Chuck Norris Says MRI Chemical Poisoned His Wife

Chuck Norris says a chemical used in MRI imaging poisoned his wife, Gena O'Kelley, after it was administered to her when she got a scan to check for arthritis.

The metal gadolinium left O'Kelley weak and tired, while suffering from bouts of debilitating pain and a burning sensation. According to a lawsuit filed by Norris in California against medical device manufacturers, they knew of the risks but failed to warn consumers. It seeks over $10 million in damages, with the family having spent millions on treating Norris' wife.

"...My whole life right now is about keeping her alive. I believe the issue is so important," said Norris, who gave up his film career to focus on his wife's care.

Gadolinium Effects

In the weeks after she received gadolinium, O'Kelley was rushed to the hospital six times as she complained of breathing difficulties, rib pain, joint pain, muscle weakness, and full-body tremors. It wasn't until Norris got in touch with a Nevada clinic that his wife's symptoms were recognized as gadolinium toxicity and she was given appropriate treatment.

"By the time I reached the clinic...I had lost 15 [pounds]..." said O'Kelley. She also had a hard time swallowing so she resorted to a diet of baby food.

Cutter Law, the law firm representing Norris, also filed numerous lawsuits on behalf of others said to victims as well of gadolinium poisoning. It acknowledges that no official health hazard has been attributed to gadolinium but counters that because urine and blood tests for the metal were only recently made available and that most doctors are not aware of gadolinium-associated complications other than one affecting those with kidney problems.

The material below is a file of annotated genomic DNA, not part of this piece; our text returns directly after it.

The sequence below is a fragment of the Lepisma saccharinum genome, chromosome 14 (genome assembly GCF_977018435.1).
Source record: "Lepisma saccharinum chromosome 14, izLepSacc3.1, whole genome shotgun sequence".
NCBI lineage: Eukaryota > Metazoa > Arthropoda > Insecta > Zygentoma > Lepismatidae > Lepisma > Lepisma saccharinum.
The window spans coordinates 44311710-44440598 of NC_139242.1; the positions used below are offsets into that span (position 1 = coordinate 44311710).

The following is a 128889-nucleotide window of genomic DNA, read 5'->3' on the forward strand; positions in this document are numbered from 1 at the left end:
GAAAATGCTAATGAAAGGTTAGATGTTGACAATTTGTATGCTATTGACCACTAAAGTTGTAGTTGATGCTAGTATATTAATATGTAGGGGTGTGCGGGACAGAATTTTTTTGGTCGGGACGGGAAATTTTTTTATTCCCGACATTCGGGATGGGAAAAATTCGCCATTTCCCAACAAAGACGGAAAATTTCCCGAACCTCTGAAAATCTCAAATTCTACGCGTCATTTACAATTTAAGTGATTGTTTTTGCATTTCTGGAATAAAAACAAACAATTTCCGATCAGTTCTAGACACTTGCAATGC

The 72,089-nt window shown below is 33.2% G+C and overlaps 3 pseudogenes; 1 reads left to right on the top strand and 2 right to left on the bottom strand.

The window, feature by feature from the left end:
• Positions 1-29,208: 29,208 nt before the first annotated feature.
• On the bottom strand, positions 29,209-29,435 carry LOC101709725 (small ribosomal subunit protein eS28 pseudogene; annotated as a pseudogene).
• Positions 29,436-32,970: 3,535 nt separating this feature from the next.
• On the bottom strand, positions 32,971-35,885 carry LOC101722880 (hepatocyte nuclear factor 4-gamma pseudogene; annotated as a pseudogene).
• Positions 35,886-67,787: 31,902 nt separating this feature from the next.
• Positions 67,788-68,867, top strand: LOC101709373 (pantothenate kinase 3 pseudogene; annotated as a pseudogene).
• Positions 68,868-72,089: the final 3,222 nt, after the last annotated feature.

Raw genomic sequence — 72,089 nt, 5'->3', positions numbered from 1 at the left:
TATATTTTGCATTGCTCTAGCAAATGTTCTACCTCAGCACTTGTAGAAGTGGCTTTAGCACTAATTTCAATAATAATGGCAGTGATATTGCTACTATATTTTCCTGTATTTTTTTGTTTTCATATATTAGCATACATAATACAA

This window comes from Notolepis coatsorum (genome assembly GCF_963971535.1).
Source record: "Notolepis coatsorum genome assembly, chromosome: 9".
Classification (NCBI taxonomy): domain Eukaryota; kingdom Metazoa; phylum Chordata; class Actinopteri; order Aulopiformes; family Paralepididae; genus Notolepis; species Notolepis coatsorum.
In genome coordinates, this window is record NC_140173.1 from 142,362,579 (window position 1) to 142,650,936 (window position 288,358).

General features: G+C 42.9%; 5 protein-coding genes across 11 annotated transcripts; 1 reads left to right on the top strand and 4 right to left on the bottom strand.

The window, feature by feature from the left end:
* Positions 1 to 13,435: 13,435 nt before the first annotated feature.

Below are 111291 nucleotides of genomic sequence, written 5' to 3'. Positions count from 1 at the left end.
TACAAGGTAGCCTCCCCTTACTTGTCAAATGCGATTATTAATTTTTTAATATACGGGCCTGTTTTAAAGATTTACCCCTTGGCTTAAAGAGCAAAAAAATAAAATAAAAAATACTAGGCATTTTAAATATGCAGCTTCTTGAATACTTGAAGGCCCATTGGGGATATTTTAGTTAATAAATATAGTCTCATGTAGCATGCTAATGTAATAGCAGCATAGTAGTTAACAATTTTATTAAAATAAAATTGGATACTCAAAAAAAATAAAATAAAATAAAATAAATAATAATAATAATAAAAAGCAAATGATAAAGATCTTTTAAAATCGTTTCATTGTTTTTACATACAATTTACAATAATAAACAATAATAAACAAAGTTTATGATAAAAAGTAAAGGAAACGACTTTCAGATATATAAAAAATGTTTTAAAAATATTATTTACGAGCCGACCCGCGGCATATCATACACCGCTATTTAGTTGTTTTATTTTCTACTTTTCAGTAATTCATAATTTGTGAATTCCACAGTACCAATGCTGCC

"One of the problems is this is a very misdiagnosed and underdiagnosed condition," said Todd Walburg, Norris' attorney.

Gadolinium In Contrast Agents

Last year, the American College of Radiology said that contrast agents using gadolinium have been utilized to diagnose and provide treatment guidance for over 300 million patients around the world since the late ‘80s, offering critical medical information that has saved lives.

Studies have proven that the metal can be retained by the bones, skin, and brain, but the U.S. Food and Drug Administration failed to find evidence that retaining gadolinium is harmful. An agency with the European Union came to the same conclusion but nonetheless recommended that certain contrast agents containing the metal be suspended as a precaution.

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